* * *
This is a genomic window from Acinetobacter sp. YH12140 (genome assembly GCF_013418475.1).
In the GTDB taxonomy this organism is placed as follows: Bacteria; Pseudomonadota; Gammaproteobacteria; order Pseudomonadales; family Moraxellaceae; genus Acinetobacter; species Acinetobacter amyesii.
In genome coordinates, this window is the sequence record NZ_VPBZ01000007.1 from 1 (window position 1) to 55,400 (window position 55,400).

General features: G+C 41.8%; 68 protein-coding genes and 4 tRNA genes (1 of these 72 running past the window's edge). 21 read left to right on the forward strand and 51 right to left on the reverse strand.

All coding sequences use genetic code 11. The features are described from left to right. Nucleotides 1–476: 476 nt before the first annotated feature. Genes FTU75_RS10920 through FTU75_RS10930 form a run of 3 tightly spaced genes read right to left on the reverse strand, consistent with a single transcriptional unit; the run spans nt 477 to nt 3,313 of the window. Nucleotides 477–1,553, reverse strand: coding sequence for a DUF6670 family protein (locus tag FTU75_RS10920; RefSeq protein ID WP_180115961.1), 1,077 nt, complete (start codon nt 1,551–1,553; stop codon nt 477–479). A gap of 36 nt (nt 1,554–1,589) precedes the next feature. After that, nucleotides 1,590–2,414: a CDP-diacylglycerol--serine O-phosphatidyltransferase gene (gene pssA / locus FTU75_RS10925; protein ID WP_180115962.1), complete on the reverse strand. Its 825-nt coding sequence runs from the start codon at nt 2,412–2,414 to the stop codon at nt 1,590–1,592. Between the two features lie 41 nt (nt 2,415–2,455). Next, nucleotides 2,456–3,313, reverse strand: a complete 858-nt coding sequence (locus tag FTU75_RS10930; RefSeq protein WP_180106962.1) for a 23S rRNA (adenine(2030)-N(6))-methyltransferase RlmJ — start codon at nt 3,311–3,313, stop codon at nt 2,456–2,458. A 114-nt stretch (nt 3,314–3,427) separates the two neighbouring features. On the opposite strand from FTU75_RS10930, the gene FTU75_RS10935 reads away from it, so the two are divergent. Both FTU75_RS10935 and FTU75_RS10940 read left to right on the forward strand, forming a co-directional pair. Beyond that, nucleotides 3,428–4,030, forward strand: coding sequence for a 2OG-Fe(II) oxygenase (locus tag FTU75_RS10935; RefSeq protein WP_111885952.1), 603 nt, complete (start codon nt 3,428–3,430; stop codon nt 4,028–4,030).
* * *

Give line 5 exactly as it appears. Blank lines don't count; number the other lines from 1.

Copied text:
All coding sequences use genetic code 11. The features are described from left to right. Nucleotides 1–476: 476 nt before the first annotated feature. Genes FTU75_RS10920 through FTU75_RS10930 form a run of 3 tightly spaced genes read right to left on the reverse strand, consistent with a single transcriptional unit; the run spans nt 477 to nt 3,313 of the window. Nucleotides 477–1,553, reverse strand: coding sequence for a DUF6670 family protein (locus tag FTU75_RS10920; RefSeq protein ID WP_180115961.1), 1,077 nt, complete (start codon nt 1,551–1,553; stop codon nt 477–479). A gap of 36 nt (nt 1,554–1,589) precedes the next feature. After that, nucleotides 1,590–2,414: a CDP-diacylglycerol--serine O-phosphatidyltransferase gene (gene pssA / locus FTU75_RS10925; protein ID WP_180115962.1), complete on the reverse strand. Its 825-nt coding sequence runs from the start codon at nt 2,412–2,414 to the stop codon at nt 1,590–1,592. Between the two features lie 41 nt (nt 2,415–2,455). Next, nucleotides 2,456–3,313, reverse strand: a complete 858-nt coding sequence (locus tag FTU75_RS10930; RefSeq protein WP_180106962.1) for a 23S rRNA (adenine(2030)-N(6))-methyltransferase RlmJ — start codon at nt 3,311–3,313, stop codon at nt 2,456–2,458. A 114-nt stretch (nt 3,314–3,427) separates the two neighbouring features. On the opposite strand from FTU75_RS10930, the gene FTU75_RS10935 reads away from it, so the two are divergent. Both FTU75_RS10935 and FTU75_RS10940 read left to right on the forward strand, forming a co-directional pair. Beyond that, nucleotides 3,428–4,030, forward strand: coding sequence for a 2OG-Fe(II) oxygenase (locus tag FTU75_RS10935; RefSeq protein WP_111885952.1), 603 nt, complete (start codon nt 3,428–3,430; stop codon nt 4,028–4,030).